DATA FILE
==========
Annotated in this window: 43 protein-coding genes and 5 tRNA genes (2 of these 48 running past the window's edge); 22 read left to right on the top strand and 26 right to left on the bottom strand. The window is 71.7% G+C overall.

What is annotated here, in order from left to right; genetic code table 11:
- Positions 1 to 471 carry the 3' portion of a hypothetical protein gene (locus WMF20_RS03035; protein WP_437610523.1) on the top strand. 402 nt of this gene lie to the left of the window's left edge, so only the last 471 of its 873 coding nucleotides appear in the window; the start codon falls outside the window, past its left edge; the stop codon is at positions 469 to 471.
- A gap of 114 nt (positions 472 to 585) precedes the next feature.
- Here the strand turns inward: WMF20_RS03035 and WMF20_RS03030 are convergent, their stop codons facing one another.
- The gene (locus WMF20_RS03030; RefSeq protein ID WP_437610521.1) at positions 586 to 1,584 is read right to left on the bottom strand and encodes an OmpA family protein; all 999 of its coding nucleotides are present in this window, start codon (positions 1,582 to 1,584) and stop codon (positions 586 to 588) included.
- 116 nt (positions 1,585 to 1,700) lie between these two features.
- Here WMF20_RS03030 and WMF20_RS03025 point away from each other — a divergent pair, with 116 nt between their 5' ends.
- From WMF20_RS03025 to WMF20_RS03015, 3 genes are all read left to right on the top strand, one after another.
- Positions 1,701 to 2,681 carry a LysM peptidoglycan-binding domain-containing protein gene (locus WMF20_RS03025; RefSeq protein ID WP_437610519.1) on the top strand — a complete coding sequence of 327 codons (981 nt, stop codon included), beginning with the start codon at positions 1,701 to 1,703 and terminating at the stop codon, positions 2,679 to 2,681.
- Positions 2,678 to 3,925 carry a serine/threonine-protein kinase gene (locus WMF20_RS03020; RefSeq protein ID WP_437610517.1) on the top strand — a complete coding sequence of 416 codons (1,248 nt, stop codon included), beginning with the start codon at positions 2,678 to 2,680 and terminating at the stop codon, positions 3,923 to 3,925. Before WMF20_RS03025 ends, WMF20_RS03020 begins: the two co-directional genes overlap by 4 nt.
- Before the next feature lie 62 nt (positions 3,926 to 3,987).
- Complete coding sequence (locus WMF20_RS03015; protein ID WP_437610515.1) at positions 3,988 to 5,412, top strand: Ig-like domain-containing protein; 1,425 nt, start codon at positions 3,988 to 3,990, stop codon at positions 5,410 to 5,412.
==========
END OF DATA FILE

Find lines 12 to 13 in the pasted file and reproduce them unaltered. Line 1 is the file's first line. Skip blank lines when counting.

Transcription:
- Before the next feature lie 62 nt (positions 3,926 to 3,987).
- Complete coding sequence (locus WMF20_RS03015; protein ID WP_437610515.1) at positions 3,988 to 5,412, top strand: Ig-like domain-containing protein; 1,425 nt, start codon at positions 3,988 to 3,990, stop codon at positions 5,410 to 5,412.